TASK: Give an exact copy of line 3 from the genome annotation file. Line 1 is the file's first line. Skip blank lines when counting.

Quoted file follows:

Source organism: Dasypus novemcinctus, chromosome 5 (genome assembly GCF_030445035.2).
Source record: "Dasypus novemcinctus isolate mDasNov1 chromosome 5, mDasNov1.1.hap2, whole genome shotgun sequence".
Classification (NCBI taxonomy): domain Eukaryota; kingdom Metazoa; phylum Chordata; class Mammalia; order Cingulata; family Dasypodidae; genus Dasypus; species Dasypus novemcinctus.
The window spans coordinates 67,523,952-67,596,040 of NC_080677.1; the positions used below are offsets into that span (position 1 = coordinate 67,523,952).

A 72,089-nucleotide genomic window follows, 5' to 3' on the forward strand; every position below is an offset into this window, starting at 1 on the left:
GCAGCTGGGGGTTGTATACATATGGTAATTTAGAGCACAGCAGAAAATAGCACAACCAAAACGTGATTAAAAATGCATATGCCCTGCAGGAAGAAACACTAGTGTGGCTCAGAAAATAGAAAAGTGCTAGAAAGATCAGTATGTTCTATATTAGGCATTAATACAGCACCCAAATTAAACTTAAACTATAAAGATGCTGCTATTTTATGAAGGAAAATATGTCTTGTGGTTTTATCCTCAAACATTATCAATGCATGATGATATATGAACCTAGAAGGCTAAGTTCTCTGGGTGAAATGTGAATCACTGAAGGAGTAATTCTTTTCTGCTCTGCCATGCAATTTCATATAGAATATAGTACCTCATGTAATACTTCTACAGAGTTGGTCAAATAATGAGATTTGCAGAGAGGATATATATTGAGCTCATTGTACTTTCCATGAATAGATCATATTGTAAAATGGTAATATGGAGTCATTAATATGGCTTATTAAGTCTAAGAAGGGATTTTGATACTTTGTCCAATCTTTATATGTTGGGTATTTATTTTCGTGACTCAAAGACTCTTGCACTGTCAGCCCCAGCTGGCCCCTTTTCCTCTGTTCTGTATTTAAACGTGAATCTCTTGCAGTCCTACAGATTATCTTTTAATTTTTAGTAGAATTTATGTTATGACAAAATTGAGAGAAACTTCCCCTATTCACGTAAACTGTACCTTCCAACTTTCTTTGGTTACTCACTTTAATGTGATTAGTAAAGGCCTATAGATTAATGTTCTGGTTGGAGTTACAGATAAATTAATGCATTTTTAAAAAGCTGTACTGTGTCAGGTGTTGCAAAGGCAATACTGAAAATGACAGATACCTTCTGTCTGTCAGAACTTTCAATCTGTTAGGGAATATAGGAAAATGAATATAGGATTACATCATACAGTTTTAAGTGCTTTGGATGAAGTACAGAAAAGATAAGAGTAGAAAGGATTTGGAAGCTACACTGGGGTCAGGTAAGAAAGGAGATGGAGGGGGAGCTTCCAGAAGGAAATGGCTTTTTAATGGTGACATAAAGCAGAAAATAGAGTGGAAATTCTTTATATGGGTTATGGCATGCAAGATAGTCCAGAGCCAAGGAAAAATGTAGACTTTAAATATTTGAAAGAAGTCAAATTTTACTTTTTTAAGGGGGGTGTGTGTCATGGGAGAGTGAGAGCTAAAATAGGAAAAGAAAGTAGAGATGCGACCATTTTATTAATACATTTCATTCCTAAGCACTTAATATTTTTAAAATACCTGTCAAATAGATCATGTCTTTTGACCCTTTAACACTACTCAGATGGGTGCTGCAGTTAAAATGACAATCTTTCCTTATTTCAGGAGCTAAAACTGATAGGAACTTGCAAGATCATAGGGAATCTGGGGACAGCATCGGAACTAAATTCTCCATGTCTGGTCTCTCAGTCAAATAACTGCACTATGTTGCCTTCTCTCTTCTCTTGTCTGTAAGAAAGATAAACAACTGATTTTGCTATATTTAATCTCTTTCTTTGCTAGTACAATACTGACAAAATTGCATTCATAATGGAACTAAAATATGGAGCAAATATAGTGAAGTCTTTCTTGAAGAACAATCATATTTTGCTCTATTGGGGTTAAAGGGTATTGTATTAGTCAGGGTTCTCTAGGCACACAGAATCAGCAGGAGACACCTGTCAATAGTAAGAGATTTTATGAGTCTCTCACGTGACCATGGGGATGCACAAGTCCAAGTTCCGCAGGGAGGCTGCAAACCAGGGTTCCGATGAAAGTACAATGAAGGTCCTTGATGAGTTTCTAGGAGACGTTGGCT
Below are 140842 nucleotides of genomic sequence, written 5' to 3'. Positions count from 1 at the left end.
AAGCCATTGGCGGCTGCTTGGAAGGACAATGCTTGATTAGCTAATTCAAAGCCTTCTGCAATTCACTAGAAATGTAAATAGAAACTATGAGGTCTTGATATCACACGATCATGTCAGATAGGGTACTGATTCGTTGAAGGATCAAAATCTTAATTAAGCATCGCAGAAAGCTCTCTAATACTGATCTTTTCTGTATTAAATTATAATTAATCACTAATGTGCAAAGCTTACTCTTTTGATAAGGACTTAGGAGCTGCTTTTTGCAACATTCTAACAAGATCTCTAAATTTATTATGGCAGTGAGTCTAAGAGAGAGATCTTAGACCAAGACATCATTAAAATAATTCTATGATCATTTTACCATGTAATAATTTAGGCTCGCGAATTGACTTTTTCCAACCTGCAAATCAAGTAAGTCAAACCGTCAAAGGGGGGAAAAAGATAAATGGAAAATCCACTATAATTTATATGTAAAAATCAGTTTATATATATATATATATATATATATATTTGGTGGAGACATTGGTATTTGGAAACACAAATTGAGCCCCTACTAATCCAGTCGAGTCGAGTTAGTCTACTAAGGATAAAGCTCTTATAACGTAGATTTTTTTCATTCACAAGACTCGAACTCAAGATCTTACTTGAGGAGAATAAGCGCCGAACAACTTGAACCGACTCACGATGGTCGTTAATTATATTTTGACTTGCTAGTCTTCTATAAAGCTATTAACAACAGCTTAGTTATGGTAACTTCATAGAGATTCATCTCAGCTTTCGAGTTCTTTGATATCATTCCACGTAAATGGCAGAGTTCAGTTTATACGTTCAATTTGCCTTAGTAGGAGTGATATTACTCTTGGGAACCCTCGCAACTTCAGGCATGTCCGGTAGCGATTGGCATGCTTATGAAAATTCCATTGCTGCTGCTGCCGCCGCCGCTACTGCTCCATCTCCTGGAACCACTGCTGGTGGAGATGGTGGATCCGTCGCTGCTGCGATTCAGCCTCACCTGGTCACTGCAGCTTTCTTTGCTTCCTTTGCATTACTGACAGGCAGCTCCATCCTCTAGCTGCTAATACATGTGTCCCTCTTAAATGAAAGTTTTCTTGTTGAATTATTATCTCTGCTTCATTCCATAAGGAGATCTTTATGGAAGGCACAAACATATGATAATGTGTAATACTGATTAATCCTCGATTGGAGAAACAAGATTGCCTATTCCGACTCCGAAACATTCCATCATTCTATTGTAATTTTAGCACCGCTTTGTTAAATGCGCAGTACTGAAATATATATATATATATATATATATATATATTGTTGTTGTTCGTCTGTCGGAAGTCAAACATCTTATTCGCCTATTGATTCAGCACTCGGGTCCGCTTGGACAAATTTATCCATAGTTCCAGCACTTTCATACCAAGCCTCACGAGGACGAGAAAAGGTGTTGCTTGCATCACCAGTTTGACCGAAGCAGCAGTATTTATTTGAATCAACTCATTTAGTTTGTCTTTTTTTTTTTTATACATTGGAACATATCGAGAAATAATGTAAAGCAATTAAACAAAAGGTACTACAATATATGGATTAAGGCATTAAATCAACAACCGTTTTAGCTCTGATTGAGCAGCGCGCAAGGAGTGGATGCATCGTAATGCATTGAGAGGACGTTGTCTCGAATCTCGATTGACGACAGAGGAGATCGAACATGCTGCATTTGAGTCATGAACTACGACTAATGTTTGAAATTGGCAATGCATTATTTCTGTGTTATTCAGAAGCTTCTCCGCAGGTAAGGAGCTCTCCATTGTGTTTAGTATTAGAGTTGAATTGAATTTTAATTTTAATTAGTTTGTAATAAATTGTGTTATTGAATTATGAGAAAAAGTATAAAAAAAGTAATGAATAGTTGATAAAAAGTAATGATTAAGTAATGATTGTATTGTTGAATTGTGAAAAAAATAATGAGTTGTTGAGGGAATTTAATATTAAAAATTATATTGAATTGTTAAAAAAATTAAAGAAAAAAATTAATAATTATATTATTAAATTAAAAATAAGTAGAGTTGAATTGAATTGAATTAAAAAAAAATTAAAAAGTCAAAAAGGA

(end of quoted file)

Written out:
Classification (NCBI taxonomy): domain Eukaryota; kingdom Metazoa; phylum Chordata; class Mammalia; order Cingulata; family Dasypodidae; genus Dasypus; species Dasypus novemcinctus.